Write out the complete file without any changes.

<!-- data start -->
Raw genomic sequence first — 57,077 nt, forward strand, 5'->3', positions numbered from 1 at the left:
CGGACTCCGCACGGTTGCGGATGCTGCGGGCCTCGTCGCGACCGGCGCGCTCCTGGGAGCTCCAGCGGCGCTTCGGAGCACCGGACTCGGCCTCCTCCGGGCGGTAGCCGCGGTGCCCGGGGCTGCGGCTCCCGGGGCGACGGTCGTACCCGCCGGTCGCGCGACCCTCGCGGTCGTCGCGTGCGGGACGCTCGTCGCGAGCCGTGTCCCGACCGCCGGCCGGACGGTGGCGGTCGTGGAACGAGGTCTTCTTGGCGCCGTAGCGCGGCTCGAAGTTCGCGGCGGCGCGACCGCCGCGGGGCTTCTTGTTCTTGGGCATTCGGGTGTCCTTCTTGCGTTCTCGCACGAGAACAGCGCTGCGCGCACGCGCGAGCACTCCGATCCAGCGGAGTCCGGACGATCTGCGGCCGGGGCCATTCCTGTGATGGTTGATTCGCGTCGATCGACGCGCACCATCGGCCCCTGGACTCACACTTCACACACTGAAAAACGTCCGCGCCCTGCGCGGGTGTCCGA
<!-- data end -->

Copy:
Raw genomic sequence first — 57,077 nt, forward strand, 5'->3', positions numbered from 1 at the left:
CGGACTCCGCACGGTTGCGGATGCTGCGGGCCTCGTCGCGACCGGCGCGCTCCTGGGAGCTCCAGCGGCGCTTCGGAGCACCGGACTCGGCCTCCTCCGGGCGGTAGCCGCGGTGCCCGGGGCTGCGGCTCCCGGGGCGACGGTCGTACCCGCCGGTCGCGCGACCCTCGCGGTCGTCGCGTGCGGGACGCTCGTCGCGAGCCGTGTCCCGACCGCCGGCCGGACGGTGGCGGTCGTGGAACGAGGTCTTCTTGGCGCCGTAGCGCGGCTCGAAGTTCGCGGCGGCGCGACCGCCGCGGGGCTTCTTGTTCTTGGGCATTCGGGTGTCCTTCTTGCGTTCTCGCACGAGAACAGCGCTGCGCGCACGCGCGAGCACTCCGATCCAGCGGAGTCCGGACGATCTGCGGCCGGGGCCATTCCTGTGATGGTTGATTCGCGTCGATCGACGCGCACCATCGGCCCCTGGACTCACACTTCACACACTGAAAAACGTCCGCGCCCTGCGCGGGTGTCCGA